One of the first key steps for many major events is the save the date message. From emails and simple cards to more flashy or elaborate invitation-style options, save the dates are the key to letting your guestlist know about an upcoming event and to block off their calendar accordingly.
While the function of a save the date is fairly standard, the goal of any save the date is to maximize the amount of guests who will actually attend your event. For casual or milestone events, like a wedding, this is important if you want as many friends or family there as possible.
More importantly though, if you are planning a fundraiser, gala, reunion, corporate event, or any event where ticket sales or revenue will be a consideration, the question of when to send save the dates to your guests is critical.
While different event types have drastically different planning timelines, there are some common planning elements that make determining when to send save the dates easier. Here are the key things to keep in mind while determining your event timeline:
Often the biggest expense for any type of event, working with your venue rep to figure out when a hard head count will be needed is one of the first determining elements for when to send save the dates. Some venues may offer multiple rooms/plans that offer your more flexibility to finalize your guestlist later in the planning stages. However, some venues may require a non-refundable deposit or refuse changes after a certain deadline (sometimes months in advance for more popular venues). The earlier you need a final headcount, the earlier you will need to send your save the dates in order to begin collecting RSVPs and formalize your guestlist.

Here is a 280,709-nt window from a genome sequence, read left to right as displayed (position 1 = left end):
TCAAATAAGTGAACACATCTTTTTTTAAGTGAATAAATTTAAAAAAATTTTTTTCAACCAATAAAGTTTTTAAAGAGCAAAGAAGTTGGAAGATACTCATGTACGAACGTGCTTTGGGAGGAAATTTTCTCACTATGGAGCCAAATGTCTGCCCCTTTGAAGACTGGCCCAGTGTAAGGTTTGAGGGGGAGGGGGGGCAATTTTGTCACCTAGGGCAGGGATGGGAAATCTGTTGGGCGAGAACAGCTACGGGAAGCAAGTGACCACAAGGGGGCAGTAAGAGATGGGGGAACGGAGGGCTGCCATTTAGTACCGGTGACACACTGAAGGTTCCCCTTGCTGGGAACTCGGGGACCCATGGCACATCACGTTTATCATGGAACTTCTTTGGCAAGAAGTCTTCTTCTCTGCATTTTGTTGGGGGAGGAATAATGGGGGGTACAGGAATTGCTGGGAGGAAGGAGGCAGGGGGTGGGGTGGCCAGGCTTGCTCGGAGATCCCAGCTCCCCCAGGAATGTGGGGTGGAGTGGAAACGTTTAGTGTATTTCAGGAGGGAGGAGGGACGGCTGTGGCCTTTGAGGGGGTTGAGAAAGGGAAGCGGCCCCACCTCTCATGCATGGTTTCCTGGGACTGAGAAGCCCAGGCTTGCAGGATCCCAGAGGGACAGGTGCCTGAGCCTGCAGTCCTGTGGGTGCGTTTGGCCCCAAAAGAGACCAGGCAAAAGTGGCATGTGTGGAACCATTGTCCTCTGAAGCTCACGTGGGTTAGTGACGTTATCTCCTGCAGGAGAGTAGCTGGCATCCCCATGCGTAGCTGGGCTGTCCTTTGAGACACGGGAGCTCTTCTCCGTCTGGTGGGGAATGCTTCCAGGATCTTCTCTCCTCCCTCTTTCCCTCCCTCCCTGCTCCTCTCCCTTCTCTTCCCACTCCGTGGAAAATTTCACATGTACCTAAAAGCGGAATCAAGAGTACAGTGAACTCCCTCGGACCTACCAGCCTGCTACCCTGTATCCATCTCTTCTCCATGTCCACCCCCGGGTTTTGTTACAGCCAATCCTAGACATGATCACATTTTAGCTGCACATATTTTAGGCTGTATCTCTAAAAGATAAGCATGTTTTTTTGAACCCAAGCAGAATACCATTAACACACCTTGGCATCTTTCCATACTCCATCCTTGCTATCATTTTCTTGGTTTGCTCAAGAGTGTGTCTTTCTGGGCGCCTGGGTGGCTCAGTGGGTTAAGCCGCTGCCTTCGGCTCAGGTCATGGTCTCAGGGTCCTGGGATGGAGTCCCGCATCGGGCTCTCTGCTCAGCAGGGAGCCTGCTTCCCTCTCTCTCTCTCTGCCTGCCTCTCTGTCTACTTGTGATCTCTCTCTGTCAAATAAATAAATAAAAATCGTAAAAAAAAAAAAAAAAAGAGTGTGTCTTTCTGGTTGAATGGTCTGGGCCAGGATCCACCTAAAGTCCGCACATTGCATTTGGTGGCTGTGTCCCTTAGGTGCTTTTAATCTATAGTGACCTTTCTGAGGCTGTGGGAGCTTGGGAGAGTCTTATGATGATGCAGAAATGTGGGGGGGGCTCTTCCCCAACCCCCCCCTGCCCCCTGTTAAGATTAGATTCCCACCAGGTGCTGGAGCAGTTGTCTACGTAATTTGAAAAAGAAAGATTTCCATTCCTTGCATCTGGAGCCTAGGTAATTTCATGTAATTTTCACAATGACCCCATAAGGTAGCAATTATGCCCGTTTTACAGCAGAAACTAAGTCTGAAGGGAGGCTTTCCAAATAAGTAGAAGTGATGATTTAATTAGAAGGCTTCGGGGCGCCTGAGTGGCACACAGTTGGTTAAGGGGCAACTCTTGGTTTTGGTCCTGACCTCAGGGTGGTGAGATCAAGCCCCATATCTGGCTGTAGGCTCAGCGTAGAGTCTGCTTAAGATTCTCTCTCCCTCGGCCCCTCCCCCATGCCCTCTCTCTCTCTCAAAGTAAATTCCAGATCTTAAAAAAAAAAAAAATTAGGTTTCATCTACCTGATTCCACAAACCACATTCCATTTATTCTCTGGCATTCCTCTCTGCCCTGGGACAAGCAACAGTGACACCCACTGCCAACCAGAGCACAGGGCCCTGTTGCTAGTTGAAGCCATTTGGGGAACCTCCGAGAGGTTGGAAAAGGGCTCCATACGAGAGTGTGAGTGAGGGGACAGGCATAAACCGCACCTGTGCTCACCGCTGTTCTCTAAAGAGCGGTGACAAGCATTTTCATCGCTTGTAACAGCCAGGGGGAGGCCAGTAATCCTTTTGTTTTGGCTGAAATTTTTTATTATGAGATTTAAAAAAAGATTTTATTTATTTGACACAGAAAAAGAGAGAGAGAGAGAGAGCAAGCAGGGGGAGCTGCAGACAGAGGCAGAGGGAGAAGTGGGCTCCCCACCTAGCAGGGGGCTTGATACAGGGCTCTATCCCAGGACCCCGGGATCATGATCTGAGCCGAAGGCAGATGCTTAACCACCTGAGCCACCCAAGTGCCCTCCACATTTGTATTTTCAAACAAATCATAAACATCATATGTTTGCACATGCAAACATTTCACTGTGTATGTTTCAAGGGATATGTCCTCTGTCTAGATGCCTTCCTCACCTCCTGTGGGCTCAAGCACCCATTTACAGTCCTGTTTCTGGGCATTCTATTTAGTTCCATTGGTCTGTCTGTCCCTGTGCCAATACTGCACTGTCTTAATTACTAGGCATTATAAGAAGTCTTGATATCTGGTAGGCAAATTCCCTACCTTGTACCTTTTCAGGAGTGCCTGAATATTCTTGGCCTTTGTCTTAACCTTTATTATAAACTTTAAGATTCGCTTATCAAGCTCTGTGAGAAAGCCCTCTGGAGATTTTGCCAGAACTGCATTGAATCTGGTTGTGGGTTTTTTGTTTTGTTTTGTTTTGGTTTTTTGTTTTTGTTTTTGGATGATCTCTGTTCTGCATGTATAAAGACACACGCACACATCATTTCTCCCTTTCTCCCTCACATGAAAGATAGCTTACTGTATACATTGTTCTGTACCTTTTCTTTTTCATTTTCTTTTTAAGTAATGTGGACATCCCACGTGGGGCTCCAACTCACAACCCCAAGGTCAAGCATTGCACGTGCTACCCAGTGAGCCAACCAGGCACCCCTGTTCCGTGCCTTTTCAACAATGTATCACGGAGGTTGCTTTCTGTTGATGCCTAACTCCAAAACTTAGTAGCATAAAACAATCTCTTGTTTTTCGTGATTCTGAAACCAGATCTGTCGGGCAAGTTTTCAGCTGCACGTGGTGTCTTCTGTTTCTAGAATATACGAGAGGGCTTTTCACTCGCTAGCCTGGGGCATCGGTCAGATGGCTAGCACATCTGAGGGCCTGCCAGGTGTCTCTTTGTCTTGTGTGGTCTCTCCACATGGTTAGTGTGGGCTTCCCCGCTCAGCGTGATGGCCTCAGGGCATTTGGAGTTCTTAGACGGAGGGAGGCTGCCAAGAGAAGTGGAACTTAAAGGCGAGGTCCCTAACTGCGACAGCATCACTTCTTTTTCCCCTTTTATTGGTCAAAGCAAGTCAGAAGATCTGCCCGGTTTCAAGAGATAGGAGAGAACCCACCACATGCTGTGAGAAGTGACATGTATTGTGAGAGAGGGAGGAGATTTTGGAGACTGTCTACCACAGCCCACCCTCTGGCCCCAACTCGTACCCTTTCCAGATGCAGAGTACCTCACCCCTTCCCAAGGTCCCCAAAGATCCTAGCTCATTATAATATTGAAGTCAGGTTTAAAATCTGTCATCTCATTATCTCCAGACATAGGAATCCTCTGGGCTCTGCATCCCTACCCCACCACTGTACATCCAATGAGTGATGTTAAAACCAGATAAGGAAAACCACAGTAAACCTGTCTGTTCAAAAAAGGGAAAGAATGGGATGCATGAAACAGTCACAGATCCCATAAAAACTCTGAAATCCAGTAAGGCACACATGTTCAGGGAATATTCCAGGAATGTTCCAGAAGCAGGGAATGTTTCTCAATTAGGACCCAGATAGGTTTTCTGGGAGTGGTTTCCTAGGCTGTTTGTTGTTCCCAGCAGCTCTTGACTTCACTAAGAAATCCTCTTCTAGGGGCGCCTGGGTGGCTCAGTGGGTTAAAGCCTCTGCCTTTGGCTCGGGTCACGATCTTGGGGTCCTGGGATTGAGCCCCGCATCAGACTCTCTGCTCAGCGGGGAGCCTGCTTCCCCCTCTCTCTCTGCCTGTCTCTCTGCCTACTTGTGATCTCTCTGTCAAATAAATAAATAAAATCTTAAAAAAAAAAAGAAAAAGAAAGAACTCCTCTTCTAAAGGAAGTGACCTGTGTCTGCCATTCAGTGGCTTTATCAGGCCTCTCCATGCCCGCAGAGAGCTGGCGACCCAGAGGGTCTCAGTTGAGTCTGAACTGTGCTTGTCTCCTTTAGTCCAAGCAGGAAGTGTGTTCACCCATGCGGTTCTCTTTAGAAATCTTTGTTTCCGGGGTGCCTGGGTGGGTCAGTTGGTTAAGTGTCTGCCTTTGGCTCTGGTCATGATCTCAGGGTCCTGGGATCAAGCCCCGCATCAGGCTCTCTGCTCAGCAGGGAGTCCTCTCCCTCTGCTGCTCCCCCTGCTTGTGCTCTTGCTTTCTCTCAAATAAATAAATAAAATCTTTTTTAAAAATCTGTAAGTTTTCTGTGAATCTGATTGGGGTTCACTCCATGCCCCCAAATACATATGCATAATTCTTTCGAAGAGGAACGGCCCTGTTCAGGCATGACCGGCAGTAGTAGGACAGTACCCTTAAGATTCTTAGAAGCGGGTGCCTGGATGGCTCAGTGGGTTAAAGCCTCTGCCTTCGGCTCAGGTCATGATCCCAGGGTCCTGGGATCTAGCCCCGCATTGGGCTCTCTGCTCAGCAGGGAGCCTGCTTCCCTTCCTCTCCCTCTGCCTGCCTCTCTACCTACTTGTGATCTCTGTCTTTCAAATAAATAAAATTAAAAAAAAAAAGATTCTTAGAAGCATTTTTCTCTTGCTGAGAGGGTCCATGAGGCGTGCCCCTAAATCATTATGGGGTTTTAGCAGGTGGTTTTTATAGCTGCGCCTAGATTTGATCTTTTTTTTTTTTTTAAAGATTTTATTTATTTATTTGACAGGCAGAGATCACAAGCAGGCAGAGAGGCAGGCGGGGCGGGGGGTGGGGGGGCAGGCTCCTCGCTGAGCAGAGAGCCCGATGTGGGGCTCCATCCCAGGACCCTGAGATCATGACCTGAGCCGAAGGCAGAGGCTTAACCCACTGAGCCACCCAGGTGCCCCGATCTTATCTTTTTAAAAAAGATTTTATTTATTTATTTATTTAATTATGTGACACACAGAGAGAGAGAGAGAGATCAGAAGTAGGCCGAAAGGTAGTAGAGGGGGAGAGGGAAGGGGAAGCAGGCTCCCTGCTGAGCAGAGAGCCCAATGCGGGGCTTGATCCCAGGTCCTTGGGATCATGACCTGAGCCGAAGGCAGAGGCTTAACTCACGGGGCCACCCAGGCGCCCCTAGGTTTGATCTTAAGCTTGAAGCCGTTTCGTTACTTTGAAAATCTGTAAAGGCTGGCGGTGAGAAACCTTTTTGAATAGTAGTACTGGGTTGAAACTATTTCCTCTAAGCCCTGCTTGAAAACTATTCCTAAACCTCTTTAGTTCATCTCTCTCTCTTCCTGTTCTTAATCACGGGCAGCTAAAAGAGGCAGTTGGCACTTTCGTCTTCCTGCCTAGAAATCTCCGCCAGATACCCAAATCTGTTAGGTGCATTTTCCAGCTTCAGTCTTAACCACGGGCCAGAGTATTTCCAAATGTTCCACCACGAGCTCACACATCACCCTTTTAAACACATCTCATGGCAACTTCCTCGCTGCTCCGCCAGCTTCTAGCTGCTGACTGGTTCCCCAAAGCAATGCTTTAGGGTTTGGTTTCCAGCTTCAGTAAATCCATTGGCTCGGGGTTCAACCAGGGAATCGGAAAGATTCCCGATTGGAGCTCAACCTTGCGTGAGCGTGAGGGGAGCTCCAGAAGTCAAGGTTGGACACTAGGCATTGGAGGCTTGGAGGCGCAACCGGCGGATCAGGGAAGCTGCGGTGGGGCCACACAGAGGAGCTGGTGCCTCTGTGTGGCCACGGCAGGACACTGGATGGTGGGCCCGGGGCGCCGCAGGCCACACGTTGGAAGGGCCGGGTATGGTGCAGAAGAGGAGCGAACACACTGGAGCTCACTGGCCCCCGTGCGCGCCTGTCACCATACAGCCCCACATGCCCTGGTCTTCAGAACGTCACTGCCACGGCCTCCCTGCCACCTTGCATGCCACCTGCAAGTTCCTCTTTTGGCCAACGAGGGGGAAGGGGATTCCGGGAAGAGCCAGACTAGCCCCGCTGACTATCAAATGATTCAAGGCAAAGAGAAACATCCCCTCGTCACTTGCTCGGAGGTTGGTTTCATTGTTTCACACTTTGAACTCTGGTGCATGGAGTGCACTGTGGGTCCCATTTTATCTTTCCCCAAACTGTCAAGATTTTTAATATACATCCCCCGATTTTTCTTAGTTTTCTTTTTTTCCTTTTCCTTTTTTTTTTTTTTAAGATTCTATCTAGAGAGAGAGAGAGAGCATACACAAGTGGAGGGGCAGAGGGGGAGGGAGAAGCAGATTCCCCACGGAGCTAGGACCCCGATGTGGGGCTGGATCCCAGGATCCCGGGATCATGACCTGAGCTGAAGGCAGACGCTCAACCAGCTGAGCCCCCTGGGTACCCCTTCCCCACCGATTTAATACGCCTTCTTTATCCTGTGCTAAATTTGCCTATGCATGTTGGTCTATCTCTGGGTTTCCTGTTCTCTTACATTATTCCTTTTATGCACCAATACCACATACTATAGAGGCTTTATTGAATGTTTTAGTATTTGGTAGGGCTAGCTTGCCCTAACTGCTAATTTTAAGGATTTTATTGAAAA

Are you relying on ticket sales or donations to fund various elements of your event? Do you need to justify the ROI of the event to stakeholders in order to actually hold it? Earlier save the dates allow for you to move on to the steps of soliciting donations or opening ticket sales, and to start collecting event revenue to measure performance against your expected budget.
This is probably the most event type-specific consideration on this list, because there is a vast difference between inviting family and friends to a milestone event (like a wedding or anniversary) and inviting clients to a corporate gala, for example. For family and milestone events, your guests often have a personal reason for keeping the event high in their future planning. However, for corporate and nonprofit events, you want to time your save the dates to be early enough to occupy a spot on your guests’ calendars, but not to fall out of their mind if months go by before future correspondence.
For a general rule of thumb, you should work backwards from other event timeline milestones to determine your save the dates. For example, as you plan your event, start by working your way back from the actual event date to the first deadlines (vendor final payments, venue head count deadlines, etc). Then, work your way back two months to establish when you’ll want to send out formal invitations. Finally, move back a month or two to set a date for when to send save the dates. Here’s a helpful tool for considering how long you should expect guests to RSVP to give you an idea of the kind of windows you’ll need between each of these.
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